Look, I’m not saying Valentine is perfect. He has his own issues to correct, but he’s also come into town with his own managerial style. It’s not his fault that he’s receiving pushback from players and coaches too used to the Tito way. Now, Bobby Valentine has to make excuses for his managerial style and change the way he believes players respond because of an overly-sensitive player base and a front office that is divided itself. There’s no question Valentine has made some errors, but there’s also no question that players are chafing under his managerial style simply because he’s not Terry Francona. Regardless of your personal feelings on this particular situation, for example, do you really think that word should have made it to both the front office and media that Bobby V told Will Middlebrooks “nice inning, kid” after he made two errors in one inning?
In the offseason, the Sox need to make a decision. Is Bobby Valentine the manager? If he is, the Sox need to make sure Valentine is surrounded by a coaching staff that believes in him and will work with him. Right now, it appears that Valentine only has part of the staff on board, and there are rumors that he has gone the entire season without speaking with one certain coach. There was also (perhaps the same) a coach that asked to be released from his contract once Valentine was hired. The front office personnel needs to understand that whether or not they believe Francona was the greatest thing since sliced bread, he is gone, and the front office needs to move on and buy into who is in the skipper’s chair right now.
And the players. Oh, the players. Maybe some of them will change their tune once they’ve settled into the new regime, and if Valentine returns next year with stronger backing, some players will probably fall in line. But there are others that simply aren’t working, and wouldn’t work in the city even if Valentine was gone. It’s up to GM Ben Cherington to figure out who these players are and how he can move them off the team. He can’t move everyone off the club, of course. For example, Adrian Gonzalez hasn’t exactly denied he was the ringleader behind this most recent insurrection. A-Gon’s just going to have to learn how to deal with Valentine. But when you get to players like Josh Beckett… I think everyone knows that Boston and Beckett would do well parting ways.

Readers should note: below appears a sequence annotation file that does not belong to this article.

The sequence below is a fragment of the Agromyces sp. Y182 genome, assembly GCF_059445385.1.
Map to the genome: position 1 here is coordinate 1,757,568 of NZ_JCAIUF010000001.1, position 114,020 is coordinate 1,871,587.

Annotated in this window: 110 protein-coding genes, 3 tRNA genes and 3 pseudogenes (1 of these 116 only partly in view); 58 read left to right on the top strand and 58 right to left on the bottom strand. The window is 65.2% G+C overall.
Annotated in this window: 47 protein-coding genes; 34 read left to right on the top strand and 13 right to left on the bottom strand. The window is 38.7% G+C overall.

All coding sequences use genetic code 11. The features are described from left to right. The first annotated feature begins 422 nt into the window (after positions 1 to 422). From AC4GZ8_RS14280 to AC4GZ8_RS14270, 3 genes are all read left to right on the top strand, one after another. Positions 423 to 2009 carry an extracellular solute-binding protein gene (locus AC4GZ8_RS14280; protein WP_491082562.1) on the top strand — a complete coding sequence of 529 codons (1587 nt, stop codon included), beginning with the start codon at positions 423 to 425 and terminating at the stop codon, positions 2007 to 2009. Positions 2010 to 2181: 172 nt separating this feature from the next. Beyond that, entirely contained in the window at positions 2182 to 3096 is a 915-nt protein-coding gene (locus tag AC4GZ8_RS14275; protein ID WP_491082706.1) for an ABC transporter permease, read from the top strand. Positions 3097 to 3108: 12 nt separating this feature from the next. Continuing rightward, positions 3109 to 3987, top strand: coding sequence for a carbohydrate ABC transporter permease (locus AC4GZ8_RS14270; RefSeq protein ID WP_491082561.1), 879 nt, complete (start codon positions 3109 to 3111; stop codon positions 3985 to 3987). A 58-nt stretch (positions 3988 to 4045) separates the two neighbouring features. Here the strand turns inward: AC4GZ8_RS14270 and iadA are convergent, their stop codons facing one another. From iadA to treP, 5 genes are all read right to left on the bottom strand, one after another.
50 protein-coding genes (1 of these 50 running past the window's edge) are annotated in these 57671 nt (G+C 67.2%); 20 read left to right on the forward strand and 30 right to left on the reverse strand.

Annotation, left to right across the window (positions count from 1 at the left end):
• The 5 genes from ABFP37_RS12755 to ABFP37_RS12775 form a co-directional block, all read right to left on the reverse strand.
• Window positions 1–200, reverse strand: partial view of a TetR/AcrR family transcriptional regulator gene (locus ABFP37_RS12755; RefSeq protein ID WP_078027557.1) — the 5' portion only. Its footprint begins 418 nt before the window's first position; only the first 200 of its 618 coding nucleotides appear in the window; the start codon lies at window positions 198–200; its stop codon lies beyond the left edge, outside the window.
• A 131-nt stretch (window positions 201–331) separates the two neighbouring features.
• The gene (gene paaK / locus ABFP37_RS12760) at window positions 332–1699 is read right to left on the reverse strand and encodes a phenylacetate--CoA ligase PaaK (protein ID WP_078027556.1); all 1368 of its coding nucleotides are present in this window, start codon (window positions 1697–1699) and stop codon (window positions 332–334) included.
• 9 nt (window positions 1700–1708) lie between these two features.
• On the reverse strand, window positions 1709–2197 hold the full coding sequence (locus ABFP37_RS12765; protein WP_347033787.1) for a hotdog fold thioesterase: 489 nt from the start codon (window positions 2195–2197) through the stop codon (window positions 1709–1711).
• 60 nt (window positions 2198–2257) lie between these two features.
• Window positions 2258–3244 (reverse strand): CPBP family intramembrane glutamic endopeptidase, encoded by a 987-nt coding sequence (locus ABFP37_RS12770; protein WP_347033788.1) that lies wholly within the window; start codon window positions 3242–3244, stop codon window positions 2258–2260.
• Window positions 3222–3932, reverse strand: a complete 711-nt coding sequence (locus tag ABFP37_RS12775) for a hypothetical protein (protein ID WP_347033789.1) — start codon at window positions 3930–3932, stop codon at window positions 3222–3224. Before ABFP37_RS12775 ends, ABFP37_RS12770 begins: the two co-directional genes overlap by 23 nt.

The Red Sox have gotten away from everything that made them successful. A cohesive environment in which everyone was on board from the top down no longer exists. Players who genuinely care about winning or losing and playing the game right are in short supply in town. Heck, even Dustin Pedroia’s reputation is no longer unscathed given the evidence he’s one of the bigger malcontents on the club, doing everything right publicly and sniping in private.
This offseason, Ben Cherington needs to be empowered to make the best decision for the Red Sox. If there isn’t any change there — and it starts at the top level with the onwers — then it doesn’t matter what kind of players are brought in next year. It doesn’t matter who manages the team. Everyone is so fixated on Bobby Valentine being the problem because it’s easier to point fingers at one person than it is a general idea that injuries, bad luck and dysfunctional front-office management is to blame.
Blame Valentine if you want. But understand he’s only a small part of the problem.